Iran is not a victim
Originally published in the Washington Examiner on January 8, 2020.
After almost a decade as an undercover officer in the CIA serving in the Middle East and South Asia, I never thought I would see the Iranian government be able to manipulate members of Congress, Democratic presidential candidates, and the Western media.
Qassem Soleimani was the head of the most dangerous and well-armed terrorist organization in the world. Taking him out was an appropriate response after all the Iranian government and its proxies have done over the past few months, and it was a significant blow to the Iranian regime’s ability to conduct future terrorist attacks.
Soleimani was not going through the Baghdad airport on the way to a holiday vacation. He was in Iraq to coordinate attacks on American interests and our allies. When you run a terrorist organization, this is what can happen to you: You are brought to justice for the death toll you have inflicted on innocent people. Hiding behind the uniform of your government does not change the fact that you are a terrorist.
To my colleagues condemning this decision: We cannot forget that Iran is the culprit, not the victim.
It is still the world's top state sponsor of terrorism and has killed hundreds of thousands, including U.S. troops and more than 1,500 of its people for peacefully protesting. The Iranian government has been at war with the United States for more than 40 years, since it stormed our embassy in Iran and held 52 Americans hostage for 444 days.
The Iranian regime, not the U.S., is responsible for escalating tensions. If the Iranian government wants to rejoin the international community, it must do a few simple things: stop killing American citizens and our allies; stop lying about its nuclear program; stop using terrorism and coercion to prevent the people of Iraq, Yemen, Lebanon, and Afghanistan from choosing their future; and stop murdering your citizens for peacefully protesting.
No one wants another war in the Middle East, and under no circumstances should we or our allies bomb cultural sites in Iran or anywhere — our quarrel is with the Iranian government, not the Iranian people or Persian culture. However, we cannot give the Iranian regime cover for further aggression, and unfortunately, this is not the first time we have been here.
As I said this past summer, Congress’s inability to separate our opposition to the killing of journalist Jamal Khashoggi from the threats posed by the Houthis, Iranian military, and terrorists in Yemen sent a mixed message to the Iranian government. When Iranian officials fail to receive international condemnation for their actions, and instead can spew disinformation during interviews with Western journalists, we are sending the Iranian government the wrong message.
Why are interviewers of Iranian officials not asking hard questions such as these: Why did your regime murder 1,500 of your unarmed citizens who were peacefully protesting? Why did your regime use Kataib Hezbollah to attack the U.S. Embassy in Iraq?
Tehran will be responsible for any further escalation of tensions in the region. Instead of giving tacit approval for the Iranian government to retaliate, I wish my colleagues would focus their efforts on letting the Iranian government know that no elected official in America is supportive of its behavior. Failing to criticize or even publicly question its activities can be viewed as supporting these activities, and that is the last message we want to give to its tyrannical regime and the rest of its forces.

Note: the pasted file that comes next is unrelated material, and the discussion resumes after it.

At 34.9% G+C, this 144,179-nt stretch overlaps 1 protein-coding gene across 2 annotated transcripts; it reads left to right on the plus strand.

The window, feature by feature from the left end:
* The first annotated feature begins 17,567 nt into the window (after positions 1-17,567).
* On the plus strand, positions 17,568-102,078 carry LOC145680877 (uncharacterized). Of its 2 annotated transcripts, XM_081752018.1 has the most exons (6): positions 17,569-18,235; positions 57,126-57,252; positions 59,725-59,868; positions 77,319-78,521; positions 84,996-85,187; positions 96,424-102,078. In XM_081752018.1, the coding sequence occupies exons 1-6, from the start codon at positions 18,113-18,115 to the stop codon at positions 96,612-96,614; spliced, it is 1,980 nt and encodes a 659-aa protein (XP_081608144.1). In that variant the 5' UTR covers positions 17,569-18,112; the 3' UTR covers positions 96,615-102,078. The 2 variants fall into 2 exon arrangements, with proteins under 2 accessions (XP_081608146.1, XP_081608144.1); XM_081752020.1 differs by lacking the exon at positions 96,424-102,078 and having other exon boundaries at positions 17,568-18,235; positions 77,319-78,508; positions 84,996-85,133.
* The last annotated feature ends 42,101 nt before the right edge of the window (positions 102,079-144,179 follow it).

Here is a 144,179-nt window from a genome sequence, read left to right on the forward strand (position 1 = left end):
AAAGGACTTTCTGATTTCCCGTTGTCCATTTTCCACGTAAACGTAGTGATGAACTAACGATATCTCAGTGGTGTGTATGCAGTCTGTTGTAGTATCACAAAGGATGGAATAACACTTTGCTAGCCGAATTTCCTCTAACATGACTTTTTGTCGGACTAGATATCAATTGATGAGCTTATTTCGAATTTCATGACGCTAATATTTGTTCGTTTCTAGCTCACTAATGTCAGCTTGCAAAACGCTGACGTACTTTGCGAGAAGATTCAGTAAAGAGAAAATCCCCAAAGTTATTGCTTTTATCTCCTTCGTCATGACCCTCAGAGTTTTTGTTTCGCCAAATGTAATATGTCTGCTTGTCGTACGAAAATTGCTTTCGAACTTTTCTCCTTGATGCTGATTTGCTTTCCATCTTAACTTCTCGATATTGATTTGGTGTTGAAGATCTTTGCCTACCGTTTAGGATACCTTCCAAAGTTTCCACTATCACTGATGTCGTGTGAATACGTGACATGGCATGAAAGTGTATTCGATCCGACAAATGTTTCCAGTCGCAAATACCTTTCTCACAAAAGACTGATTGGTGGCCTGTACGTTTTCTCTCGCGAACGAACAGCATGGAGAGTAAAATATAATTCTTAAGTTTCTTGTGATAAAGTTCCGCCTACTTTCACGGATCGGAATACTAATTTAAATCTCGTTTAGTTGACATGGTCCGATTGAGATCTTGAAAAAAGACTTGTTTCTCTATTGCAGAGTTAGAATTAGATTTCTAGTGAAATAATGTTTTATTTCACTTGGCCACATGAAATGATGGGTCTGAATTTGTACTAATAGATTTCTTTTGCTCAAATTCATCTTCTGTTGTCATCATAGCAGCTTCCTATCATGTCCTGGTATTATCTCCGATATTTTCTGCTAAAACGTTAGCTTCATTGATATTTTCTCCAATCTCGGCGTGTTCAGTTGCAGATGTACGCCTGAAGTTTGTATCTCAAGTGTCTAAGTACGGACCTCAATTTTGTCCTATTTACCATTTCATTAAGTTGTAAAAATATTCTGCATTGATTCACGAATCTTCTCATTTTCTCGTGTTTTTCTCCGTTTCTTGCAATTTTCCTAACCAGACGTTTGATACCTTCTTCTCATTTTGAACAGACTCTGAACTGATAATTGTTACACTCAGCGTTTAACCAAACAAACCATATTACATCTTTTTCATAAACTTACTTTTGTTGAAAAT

I also want to ask my colleagues condemning the decision to kill Soleimani: What is the alternative? Do nothing and fail to protect American lives and our shared interests with our Sunni Arab and Israeli partners? Let our embassy get attacked once more? Open our troops up to further attacks? To not support the Iranian people in their quest for freedom?
Is the alternative something worse than doing nothing? Appeasing the Iranian government by sitting down with it after it has increased attacks on civilian maritime traffic, civilian energy infrastructure, civilians protesting in their country, American military technology, and U.S. diplomatic facilities?
When President Hassan Rouhani was first elected in 2013, Iran had been crippled by international sanctions and sought out negotiations with the U.S. The resulting Iran deal lifted sanctions on Iran in exchange for restrictions on the Iran nuclear program, but it failed to address Iran’s conventional missile program and support for terrorism. In recent years, we have seen the consequences of that omission: rebels in Yemen launching rocket attacks on civilians, Iranian forces supporting terrorism and moving closer to Israel’s borders in Syria, and a campaign of assassination and intimidation of dissidents across Europe.
Just as Britain and France thought in September 1938 that the Munich Agreement, which gave legitimacy to Hitler’s annexation of the German-speaking region of Czechoslovakia, would stop Hitler’s reign of terror against its neighbors, I fear that some Americans and Europeans are blind to the reality that appeasing Iran will only make future conflict and bloodshed more likely.
The U.S. should not and cannot deal with Iran alone. I hope now that the Iranian regime has made it clear that it will enrich uranium without any limits, violating the terms of the Iran nuclear deal, and our European partners will work with us to reinstate snap-back sanctions and treat the ayatollahs as the pariahs they are.